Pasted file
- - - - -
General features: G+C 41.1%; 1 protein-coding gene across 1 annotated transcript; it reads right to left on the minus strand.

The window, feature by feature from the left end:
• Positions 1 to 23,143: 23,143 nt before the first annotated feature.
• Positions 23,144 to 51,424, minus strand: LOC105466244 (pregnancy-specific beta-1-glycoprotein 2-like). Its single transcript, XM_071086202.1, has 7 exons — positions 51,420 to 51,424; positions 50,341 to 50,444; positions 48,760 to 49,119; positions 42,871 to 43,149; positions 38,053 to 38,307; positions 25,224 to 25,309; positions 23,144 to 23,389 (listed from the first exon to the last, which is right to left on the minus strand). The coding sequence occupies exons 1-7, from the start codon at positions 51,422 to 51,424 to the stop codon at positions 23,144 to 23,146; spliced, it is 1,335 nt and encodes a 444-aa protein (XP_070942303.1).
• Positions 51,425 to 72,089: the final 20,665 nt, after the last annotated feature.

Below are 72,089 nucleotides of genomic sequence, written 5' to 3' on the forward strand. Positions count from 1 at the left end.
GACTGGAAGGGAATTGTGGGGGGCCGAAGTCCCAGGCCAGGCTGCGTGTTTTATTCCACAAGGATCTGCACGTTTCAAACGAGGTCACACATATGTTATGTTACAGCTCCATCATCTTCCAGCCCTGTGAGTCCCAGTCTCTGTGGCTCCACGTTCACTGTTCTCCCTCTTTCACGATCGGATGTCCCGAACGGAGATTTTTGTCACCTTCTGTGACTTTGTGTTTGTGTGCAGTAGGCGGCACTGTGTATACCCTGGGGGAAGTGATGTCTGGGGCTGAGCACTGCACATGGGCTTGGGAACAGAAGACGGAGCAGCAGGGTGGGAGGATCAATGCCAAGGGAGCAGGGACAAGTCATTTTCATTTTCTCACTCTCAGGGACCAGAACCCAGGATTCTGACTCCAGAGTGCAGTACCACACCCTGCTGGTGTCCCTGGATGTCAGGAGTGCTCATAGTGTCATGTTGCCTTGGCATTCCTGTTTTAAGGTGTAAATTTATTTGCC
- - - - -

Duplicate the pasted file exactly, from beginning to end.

General features: G+C 41.1%; 1 protein-coding gene across 1 annotated transcript; it reads right to left on the minus strand.

The window, feature by feature from the left end:
• Positions 1 to 23,143: 23,143 nt before the first annotated feature.
• Positions 23,144 to 51,424, minus strand: LOC105466244 (pregnancy-specific beta-1-glycoprotein 2-like). Its single transcript, XM_071086202.1, has 7 exons — positions 51,420 to 51,424; positions 50,341 to 50,444; positions 48,760 to 49,119; positions 42,871 to 43,149; positions 38,053 to 38,307; positions 25,224 to 25,309; positions 23,144 to 23,389 (listed from the first exon to the last, which is right to left on the minus strand). The coding sequence occupies exons 1-7, from the start codon at positions 51,422 to 51,424 to the stop codon at positions 23,144 to 23,146; spliced, it is 1,335 nt and encodes a 444-aa protein (XP_070942303.1).
• Positions 51,425 to 72,089: the final 20,665 nt, after the last annotated feature.

Below are 72,089 nucleotides of genomic sequence, written 5' to 3' on the forward strand. Positions count from 1 at the left end.
GACTGGAAGGGAATTGTGGGGGGCCGAAGTCCCAGGCCAGGCTGCGTGTTTTATTCCACAAGGATCTGCACGTTTCAAACGAGGTCACACATATGTTATGTTACAGCTCCATCATCTTCCAGCCCTGTGAGTCCCAGTCTCTGTGGCTCCACGTTCACTGTTCTCCCTCTTTCACGATCGGATGTCCCGAACGGAGATTTTTGTCACCTTCTGTGACTTTGTGTTTGTGTGCAGTAGGCGGCACTGTGTATACCCTGGGGGAAGTGATGTCTGGGGCTGAGCACTGCACATGGGCTTGGGAACAGAAGACGGAGCAGCAGGGTGGGAGGATCAATGCCAAGGGAGCAGGGACAAGTCATTTTCATTTTCTCACTCTCAGGGACCAGAACCCAGGATTCTGACTCCAGAGTGCAGTACCACACCCTGCTGGTGTCCCTGGATGTCAGGAGTGCTCATAGTGTCATGTTGCCTTGGCATTCCTGTTTTAAGGTGTAAATTTATTTGCC